Making a bit extra by donating sperm or eggs sounds rather desperate, but both are perfectly legal in the UK and help otherwise childless couples start a longed-for family. Although there are some pitfalls, altruistic donations earn quick money – especially if you’re a man.
Discuss your options at the local fertility clinic or hospital and contact the Human Fertilisation and Embryology Authority (HFEA) for a list of local approved centres.
Sperm donors should be aged between 18 and 41, however due to less substantial evidence on age limits for sperm donors, centres can assess the possible effect of a donor’s age on a case-by-case basis.
Donors’ sexuality is not an issue, neither is their intelligence. The only necessities are that you should not have any history of sexually-transmitted infection, or a personal or family history of inheritable disorders. You must undergo medical screening, including an HIV test.
The process for men is pretty straightforward, although many are turned away because the quality of their sperm is not high enough.
Initially the donor will be asked by the clinic to produce a semen sample. This will be examined in the laboratory. Donors are advised to abstain from sexual activity for three to five days before this.
A blood sample will also be taken, so that the donor can be screened for common genetic disorders and sexually-transmitted infections.
To improve your sperm’s quality, do not smoke or take recreational drugs, limit your alcohol intake to the meagre recommended weekly allowance and cut back on red meat consumption. Taking these steps will save you money into the bargain.
If you’re accepted as a sperm donor and you agree to enter the programme then you’ll need to sign legal forms giving your consent to the storage of your samples and allowing their use. The samples you donate will be kept in storage for up to 10 years, but you may specify a shorter time if you wish.
In addition, notes will be made about your physical appearance (e.g. build, complexion, eye and hair colour) and these details may be used to match your characteristics with those of the recipients of your donated sperm.
Your details will be held on a register maintained by the HFEA as a safeguard against inappropriate sexual relationships between children sharing the same (genetic) father.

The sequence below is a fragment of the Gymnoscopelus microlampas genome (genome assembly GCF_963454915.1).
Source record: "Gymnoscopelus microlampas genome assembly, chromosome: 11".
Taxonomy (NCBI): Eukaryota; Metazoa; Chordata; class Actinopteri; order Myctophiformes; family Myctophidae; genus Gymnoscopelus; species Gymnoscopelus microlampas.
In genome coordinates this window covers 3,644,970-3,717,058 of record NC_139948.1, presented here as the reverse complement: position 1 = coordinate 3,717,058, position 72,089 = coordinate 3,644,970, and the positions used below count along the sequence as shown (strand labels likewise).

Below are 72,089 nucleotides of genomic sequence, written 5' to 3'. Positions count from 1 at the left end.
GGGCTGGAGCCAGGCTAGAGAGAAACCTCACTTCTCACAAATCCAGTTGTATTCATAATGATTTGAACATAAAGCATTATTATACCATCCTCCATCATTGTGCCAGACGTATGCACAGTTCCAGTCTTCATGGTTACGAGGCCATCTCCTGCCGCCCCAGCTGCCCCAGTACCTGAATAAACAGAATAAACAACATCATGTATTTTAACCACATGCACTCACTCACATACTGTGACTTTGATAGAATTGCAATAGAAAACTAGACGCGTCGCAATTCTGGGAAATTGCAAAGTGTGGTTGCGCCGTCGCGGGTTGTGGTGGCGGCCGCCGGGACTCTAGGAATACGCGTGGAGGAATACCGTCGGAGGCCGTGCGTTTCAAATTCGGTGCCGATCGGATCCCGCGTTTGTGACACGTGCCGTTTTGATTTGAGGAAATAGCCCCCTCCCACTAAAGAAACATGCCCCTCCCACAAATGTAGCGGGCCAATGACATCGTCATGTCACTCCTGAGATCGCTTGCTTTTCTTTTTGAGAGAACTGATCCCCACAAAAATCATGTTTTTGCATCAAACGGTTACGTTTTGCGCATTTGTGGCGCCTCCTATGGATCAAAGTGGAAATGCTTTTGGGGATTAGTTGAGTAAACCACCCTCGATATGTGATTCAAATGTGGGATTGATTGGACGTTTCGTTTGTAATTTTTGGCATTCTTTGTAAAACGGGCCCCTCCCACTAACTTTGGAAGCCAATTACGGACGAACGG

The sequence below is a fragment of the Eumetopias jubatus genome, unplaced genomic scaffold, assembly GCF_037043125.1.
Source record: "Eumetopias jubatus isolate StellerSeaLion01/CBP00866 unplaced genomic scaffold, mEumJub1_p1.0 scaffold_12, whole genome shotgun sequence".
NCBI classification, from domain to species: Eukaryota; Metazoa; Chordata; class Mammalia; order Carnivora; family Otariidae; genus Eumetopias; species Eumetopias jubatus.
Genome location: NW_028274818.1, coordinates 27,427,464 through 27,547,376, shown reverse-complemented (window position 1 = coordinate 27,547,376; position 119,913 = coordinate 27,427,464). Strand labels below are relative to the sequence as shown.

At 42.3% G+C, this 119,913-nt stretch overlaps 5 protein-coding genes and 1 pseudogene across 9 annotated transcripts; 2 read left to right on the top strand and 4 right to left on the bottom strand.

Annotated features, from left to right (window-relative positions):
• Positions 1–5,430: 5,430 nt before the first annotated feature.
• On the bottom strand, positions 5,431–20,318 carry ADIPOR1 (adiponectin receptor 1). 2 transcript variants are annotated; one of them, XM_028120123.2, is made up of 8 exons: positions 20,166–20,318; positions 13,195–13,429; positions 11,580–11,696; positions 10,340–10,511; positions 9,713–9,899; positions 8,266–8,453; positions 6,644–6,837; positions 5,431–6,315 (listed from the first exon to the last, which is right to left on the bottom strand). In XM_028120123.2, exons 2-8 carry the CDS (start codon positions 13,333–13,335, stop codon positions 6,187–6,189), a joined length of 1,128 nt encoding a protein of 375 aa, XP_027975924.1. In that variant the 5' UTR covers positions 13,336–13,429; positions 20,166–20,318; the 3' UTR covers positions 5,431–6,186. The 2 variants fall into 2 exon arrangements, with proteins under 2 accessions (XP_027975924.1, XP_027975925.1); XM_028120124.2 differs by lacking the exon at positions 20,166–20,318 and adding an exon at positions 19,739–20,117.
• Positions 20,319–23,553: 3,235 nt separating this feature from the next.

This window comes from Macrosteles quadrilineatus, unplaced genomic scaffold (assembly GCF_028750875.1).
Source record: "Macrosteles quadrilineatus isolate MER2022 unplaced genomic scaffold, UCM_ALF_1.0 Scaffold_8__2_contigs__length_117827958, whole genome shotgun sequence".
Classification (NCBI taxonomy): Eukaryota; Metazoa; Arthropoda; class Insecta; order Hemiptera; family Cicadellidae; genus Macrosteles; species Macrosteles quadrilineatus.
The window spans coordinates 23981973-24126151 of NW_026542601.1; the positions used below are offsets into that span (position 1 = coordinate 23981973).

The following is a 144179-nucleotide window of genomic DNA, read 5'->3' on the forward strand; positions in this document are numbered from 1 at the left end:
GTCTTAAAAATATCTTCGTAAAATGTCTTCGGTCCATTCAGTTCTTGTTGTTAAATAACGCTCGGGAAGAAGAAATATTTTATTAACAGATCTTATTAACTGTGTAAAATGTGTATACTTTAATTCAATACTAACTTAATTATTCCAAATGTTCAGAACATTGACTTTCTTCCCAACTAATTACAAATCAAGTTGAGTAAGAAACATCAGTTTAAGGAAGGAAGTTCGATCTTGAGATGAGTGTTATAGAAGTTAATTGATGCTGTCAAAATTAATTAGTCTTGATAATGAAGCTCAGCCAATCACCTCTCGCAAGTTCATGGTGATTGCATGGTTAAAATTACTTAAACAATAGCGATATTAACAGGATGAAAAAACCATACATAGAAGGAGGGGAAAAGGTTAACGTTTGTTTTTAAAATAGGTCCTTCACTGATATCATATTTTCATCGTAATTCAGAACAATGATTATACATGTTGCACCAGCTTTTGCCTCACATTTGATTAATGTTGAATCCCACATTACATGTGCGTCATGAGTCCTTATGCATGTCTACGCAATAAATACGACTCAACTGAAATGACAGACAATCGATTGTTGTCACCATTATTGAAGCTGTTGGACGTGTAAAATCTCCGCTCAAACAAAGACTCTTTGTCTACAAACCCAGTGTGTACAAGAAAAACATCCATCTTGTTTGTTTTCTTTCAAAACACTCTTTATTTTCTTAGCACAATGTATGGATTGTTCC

Donor-conceived adults can find out the identity of their donor when they reach the age of 18. It is therefore advisable that donors consider the impact of this properly at the time of donation. Often clinics will provide counselling in relation to the future consequences.
The egg donor must be between the ages of 18 and 36 and before the donation takes place a donor will have to undergo screening to limit the chance of genetic abnormalities and sexually-transmitted diseases.
If you’re found to be suitable to donate, you’ll be matched with a couple who have infertility issues. The donor is then given fertility drugs to administer at home; these stimulate the ovaries into producing a number of eggs.
It’s important that the clinic monitors the donor closely during this time, as there can be side effects from the drugs. When ready, the eggs will be harvested either when the donor is sedated or under general anaesthetic. Once this process is completed successfully, the donor will receive their compensation payment.
Some clinics offer women the chance to share their eggs. This means that a woman who is able to can donate her eggs to an infertile couple in return for IVF treatment. As IVF treatment can cost £5,000 to £10,000 per cycle, this can be an attractive prospect for women who do not have problems with their own egg production, but who require IVF treatment to get pregnant.
Technically according to the HFEA, you aren’t allowed to be paid for donating sperm. Instead sperm donors are entitled to £35 per donation, to cover reasonable expenses such as travel.
In the UK, the HFEA advises that the payment is for egg donation is low to ensure that people ‘donate’ out of altruism rather than for the money. Payments are capped at £750 per cycle or course.
According to the HFEA, an egg and sperm donor have the following legal responsibilities:
- You won’t be the legal parent of any child born as a result of your donation
- You’ll have no legal obligation to any child born from your donation
- You won’t be named on the birth certificate
- You won’t have any rights over how the child will be brought up
- You won’t be asked to support the child financially.
The decision to donate sperm or eggs should not be one that’s made lightly. Although donors remain anonymous at the time of donation, a child does have the right to trace the donor when he/she reaches the age of 18. The implications of this should be considered properly at the time of donation.
However it must be remembered that it is because of donation (whether it be eggs or sperm) that those who are unable to conceive without the help of a third party are able to to have the family they want.
Egg donation carries health risks that may not be outweighed by the amount you’ll probably earn – around £750 for one cycle. Sperm donation is relatively risk free. A potential drawback is that any child born after 2005 as a result of sperm or egg donation has the right to trace their biological father or mother.
Useful links and information
If you fancy donating, these contacts can provide you with more specific details:
- Human Fertilisation and Embryology Authority (HFEA) – 020 7291 8200. This is the official body regulating sperm and egg donation. Contacts for your local fertility clinics and hospitals are on this site as well as information on your rights as a donor.
- Clinical Contract Research Association – 0116 271 9727.
- For more information on making money from your body, check out our pages on how to sell your hair and become a life model.